World economy will shrink faster warns OECD
London, March 31, 2009
The Organisation for Economic Co-Operation and Development (OECD) forecast the world economy would shrink far faster than originally expected, sending unemployment soaring and underscoring the need for extra steps to halt the crisis.
Releasing its outlook as Japan announced it was readying its third stimulus package, the 30-nation OECD said member economies would contract 4.3 percent this year. That compares with a forecast of 0.4 percent contraction made in November.
The warning comes as world leaders travel to London for this week's G20 crisis summit.
"The world economy is in the midst of its deepest and most synchronised recession in our lifetime caused by a global financial crisis and deepened by a collapse in world trade," the Paris-based OECD said.
"We anticipate that the ongoing contraction in economic activity will worsen this year before a policy-induced recovery gradually builds momentum through 2010."
Both Japan and Germany announced big rises in unemployment, underscoring the human cost of the crisis that ministers from the world's richest nations and the biggest emerging economies must tackle when they meet in London on Thursday.
Japan's Prime Minister, Taro Aso, pledged to submit an extra budget to fund a new stimulus package but was silent on how much the government would spend to fight the recession.
Aso, who has been faring badly in opinion polls, told reporters in Tokyo: "We aim to compile bold measures without being fixated on past experiences."
The planned package, which would be the third since the economic downturn, will likely aim to create 2 million jobs over three years, but market players were hardly inspired.
"It seems to me basically like lip-service," said Tomomi Yamashita, fund manager at Shinkin Asset Management.
Meanwhile, Germany reported its biggest jump in unemployment in March since the economic crisis began, figures from the Federal Labour Office showed.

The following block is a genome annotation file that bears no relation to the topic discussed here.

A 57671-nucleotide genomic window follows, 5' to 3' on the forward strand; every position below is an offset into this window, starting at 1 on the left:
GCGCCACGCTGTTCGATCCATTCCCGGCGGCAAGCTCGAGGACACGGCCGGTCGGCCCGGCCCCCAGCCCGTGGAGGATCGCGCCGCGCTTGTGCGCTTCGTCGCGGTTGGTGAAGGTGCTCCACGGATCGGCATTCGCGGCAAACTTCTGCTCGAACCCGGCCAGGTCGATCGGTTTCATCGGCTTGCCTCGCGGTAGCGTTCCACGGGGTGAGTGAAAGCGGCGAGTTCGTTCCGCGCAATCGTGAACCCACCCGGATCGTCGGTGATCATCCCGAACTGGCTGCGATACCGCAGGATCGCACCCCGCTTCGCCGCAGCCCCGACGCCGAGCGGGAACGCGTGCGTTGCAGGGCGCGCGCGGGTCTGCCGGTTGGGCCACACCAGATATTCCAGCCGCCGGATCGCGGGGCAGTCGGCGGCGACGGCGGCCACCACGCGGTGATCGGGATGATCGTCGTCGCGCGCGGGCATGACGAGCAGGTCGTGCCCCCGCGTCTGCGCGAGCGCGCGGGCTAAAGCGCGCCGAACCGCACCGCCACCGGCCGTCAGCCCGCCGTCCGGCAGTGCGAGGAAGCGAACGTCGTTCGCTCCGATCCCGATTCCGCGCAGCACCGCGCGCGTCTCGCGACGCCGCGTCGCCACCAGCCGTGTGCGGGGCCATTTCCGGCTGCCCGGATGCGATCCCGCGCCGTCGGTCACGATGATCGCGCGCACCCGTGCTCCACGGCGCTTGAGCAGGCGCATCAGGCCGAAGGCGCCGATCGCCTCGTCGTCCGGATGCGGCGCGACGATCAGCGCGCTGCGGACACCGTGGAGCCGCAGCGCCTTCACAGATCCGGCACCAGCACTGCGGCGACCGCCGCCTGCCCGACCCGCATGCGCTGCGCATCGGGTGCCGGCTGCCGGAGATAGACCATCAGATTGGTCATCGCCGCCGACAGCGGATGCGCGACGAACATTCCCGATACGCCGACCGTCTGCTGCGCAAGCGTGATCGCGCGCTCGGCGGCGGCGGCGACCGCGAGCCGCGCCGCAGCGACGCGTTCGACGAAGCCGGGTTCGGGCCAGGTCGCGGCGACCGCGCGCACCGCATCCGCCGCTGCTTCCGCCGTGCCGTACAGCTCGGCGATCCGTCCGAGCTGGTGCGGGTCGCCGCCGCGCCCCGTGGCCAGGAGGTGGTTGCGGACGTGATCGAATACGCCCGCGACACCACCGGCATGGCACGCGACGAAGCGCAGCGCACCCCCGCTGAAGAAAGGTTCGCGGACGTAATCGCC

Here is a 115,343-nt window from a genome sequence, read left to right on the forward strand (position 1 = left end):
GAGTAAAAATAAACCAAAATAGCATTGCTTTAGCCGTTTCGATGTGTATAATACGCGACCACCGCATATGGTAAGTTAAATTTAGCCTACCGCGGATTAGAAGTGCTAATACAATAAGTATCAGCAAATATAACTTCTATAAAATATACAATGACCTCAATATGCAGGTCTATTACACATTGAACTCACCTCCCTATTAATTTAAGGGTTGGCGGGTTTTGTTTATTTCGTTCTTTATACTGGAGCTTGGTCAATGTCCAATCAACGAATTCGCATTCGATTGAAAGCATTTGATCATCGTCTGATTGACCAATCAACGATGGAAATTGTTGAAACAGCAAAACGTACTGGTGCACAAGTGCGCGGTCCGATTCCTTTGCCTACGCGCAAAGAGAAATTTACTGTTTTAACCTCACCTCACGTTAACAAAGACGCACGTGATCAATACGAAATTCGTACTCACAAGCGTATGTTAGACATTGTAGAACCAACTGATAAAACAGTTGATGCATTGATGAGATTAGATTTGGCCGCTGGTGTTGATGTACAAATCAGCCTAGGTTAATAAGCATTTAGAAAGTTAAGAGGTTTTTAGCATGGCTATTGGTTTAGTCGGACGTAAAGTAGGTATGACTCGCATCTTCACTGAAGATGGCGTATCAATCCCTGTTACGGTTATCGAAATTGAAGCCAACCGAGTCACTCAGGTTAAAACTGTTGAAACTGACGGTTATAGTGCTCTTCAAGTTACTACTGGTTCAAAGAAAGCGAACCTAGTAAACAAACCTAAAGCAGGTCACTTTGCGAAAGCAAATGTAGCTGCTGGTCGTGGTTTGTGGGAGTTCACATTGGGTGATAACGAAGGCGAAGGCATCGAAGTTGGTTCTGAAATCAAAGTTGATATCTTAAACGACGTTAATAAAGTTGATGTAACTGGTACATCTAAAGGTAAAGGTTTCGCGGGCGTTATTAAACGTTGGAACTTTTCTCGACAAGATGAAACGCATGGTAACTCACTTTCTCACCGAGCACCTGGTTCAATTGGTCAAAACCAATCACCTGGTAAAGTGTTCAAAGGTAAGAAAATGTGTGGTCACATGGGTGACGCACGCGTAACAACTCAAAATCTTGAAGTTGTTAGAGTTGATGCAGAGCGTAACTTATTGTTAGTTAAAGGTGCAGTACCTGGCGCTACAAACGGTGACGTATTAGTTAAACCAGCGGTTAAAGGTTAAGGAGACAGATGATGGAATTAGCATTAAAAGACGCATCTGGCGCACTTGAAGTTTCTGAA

"The German labour market is increasingly feeling the pain of the country's worst recession in decades," economist Carsten Brzeski of ING Financial Market said after adjusted numbers for March took German unemployment to 8.1 percent.
But inflation data for the 16 European countries in the euro zone, was down to a record low of 0.6 percent year-on-year in March, bolstering expectations of an ECB rate cut on Thursday.
Markets expect the European Central bank (ECB) to reduce rates by half a percentage point to 1.0 percent and perhaps announce measures to boost liquidity.
While indicators pointed to a worsening global economy, stock markets looked set to achieve their best monthly performance in more than six years in March.
Even the best performance since October 2002 would be relative, however. The MSCI World index remained down more than 12 percent this quarter after losing 22.7 percent in the October-December period last year.
Regulation of banks and other financial institutions will be one of the main themes of the G20 summit following the mauling inflicted on the banking world.
Stricken Belgian-Dutch group Fortis NV provided evidence of that financial storm with news of a 28 billion euro ($37 billion) loss for 2008.
British Prime Minister Gordon Brown, the host of the G20 summit, said leaders would only succeed in tackling the crisis if all nations committed to act together.
"The world didn't come together in previous recessions and they lasted much longer," Brown told a television programme. "And I think there is a determination on all our parts -- given that we are dealing with the same problems -- to take action."
In the runup to the summit China and Russia have called for moves towards a new world reserve currency, but World Bank president Robert Zoellick said he believed th